Betty is wheezing her way around college, still catching the good-looking boy's eye, and again lung cancer rears it's ugly head. Don has already lost Anna, his pseudo-wife, to lung cancer, and as Don has been a creative head of companies who made fortunes from selling cigarettes, it's an insight into the moral complications of corporate America. Betty doesn't collapse in hysterics however, she remains true to her character of approaching her diagnosis with a grim acceptance. Sally and Henry are rightly shaken and desperate, yet Betty still remains so true to her character neither dissolving into a puddle of sentimentality, nor becoming the fawning mother comforting her child in need. It's a testament to how realistic this show is, and how psychologically astute the writers are to make these characters so true to what life really looks like.
The tragedy of Betty being fitting, we have the surprising happy ending for Pete Campbell. Pete and Trudy's relationship has always been one that aspired to Don and Betty greatness. The viewers see that the sacramental bonds that remain between Betty and Don also remain between Pete and Trudy. Pete is caught off-guard as Duck Phillips lands him a prime job with Lear Jets, he'll keep his SC&P buyout millions, while being able to start again in Wichita. He only has to convince Trudy to forgive him, to risk trusting him again and put faith in his change of heart being sincere.
I found Pete's change of heart a realization of his past behaviour and what it's consequences have really been. Pete has tried to do whatever it takes to get to the top, follow his sexual prowess in affairs, let his marriage fall apart, tried to live the lie of divorce healing all ills and being true freedom. It's at dinner with his brother that he shows such insight into the folly of his past ways. He has been doing what he has been doing not because he was assured he was making good choices but because his father did the exact same thing and that's the only example he has had in life of what it means to be a man. I thought it was especially touching how this short conversation between brothers was enough to get his brother to get up and cancel a date with a woman who was not his wife.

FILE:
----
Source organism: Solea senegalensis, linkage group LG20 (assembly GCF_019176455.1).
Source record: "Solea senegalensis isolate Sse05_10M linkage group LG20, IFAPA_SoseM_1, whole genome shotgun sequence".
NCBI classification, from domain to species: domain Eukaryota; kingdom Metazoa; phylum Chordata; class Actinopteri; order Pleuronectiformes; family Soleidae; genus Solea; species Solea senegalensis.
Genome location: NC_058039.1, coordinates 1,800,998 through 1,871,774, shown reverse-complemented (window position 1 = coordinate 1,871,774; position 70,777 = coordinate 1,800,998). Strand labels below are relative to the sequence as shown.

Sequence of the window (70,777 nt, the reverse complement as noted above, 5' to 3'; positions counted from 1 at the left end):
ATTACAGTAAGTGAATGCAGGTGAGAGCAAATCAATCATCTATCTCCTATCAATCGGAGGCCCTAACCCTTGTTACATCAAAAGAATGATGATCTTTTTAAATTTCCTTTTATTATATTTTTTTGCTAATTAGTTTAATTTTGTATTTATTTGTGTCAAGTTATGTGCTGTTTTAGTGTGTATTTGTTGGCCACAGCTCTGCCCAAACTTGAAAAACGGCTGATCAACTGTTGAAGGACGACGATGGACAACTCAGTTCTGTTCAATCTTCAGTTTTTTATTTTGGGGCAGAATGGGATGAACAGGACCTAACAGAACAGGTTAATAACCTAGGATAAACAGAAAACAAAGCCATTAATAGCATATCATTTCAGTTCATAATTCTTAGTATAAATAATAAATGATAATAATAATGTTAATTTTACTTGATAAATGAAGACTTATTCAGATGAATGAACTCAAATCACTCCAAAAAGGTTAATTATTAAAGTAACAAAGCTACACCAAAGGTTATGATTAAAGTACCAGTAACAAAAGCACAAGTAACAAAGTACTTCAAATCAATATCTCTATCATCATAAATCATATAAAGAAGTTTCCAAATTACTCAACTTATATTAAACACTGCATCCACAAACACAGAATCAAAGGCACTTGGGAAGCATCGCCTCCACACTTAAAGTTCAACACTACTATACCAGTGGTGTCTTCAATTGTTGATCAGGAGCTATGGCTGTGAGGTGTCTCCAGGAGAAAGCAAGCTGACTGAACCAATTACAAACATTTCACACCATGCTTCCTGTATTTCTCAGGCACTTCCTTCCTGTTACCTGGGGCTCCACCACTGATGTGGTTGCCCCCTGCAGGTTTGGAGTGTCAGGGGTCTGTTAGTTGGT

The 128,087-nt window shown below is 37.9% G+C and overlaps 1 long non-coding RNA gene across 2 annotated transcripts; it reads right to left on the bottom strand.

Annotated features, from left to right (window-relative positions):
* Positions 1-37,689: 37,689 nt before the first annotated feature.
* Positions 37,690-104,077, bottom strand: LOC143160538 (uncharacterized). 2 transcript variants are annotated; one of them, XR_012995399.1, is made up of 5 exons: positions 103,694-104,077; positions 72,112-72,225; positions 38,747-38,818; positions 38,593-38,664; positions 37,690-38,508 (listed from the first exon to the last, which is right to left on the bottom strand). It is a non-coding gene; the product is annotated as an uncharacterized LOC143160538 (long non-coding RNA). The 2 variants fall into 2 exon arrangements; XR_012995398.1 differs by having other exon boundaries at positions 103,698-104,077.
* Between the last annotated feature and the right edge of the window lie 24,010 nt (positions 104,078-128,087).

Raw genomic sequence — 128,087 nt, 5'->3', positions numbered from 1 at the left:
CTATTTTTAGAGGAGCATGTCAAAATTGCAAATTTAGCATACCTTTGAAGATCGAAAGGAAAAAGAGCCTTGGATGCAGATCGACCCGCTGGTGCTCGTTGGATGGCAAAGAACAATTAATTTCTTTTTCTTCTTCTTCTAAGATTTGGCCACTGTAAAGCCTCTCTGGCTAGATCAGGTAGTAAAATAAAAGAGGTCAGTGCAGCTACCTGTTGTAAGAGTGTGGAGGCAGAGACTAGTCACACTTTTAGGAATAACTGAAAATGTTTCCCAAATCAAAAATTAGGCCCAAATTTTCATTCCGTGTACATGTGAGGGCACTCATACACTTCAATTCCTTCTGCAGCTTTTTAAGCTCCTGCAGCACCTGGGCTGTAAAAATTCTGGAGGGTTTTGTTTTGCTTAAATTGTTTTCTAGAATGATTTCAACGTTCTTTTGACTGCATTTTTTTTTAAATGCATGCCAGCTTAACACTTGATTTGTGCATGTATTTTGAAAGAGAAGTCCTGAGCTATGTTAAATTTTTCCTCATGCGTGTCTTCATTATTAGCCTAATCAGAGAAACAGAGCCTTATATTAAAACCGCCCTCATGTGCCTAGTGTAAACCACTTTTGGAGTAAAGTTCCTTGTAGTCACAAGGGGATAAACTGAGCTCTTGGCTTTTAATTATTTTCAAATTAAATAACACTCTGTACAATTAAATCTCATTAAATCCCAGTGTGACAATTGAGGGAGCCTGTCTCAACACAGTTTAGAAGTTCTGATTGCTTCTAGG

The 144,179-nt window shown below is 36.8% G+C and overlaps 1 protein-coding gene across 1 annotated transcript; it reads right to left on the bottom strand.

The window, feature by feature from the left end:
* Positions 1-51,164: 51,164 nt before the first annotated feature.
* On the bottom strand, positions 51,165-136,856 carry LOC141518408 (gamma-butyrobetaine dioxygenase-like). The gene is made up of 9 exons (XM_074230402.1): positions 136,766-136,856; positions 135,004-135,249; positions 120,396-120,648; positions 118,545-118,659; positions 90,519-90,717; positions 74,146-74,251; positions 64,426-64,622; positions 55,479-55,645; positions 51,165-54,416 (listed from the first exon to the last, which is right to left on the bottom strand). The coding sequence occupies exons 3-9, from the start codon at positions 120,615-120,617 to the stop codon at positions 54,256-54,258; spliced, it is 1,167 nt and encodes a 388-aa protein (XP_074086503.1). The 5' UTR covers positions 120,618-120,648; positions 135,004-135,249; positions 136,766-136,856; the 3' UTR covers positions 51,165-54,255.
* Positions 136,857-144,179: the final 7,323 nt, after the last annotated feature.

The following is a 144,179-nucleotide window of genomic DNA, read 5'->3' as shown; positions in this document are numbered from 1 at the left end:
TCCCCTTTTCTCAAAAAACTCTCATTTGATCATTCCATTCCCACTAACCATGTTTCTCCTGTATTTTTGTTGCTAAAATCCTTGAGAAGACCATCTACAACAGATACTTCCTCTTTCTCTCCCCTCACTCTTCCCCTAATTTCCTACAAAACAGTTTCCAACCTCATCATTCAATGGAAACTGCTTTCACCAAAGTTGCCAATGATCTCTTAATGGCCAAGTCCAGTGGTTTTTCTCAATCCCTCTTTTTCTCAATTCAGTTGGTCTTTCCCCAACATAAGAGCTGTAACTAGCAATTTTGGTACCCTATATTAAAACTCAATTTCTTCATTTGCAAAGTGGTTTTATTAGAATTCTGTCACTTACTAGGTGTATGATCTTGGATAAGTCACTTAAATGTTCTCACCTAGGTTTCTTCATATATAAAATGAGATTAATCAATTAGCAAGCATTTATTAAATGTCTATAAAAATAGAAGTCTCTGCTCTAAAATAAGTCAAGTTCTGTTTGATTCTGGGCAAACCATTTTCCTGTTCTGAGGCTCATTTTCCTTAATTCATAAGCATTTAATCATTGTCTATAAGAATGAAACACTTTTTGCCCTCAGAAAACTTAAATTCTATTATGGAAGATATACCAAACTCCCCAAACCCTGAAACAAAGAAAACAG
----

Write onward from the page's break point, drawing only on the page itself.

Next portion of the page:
After so many years of seeing Pete as the little shit of the office, I was caught off guard with how genuinely happy I was for Pete and Trudy's reuniting. Pete wanted to be Don, but now he's shown that he's found the personal insight much earlier in life than Don. He's now ahead of Don in realizing what really matters in his life enough to risk his pride and ask his wife to take him back, to rebuild his fractured family, to begin again with integrity. That's not to say they'll have a fairytale second marriage, but it does show so much hope and beauty in the power of marriage as a lifelong tie that bonds people together.
Who ever thought I'd be crying happy tears for Pete?! Not me!!
The Milk and Honey Route" may just be the desert where Don is finally finding God. He may finally be making choices that facilitate discovering the truth about himself, his family, and love. And if my hunches are right, the final episode will involve self-sacrifice, obedience, and redemption for the man who has looked for meaning in his life for a long time.
Ah!! Guys! I'm so excited and full of emotions for the finale!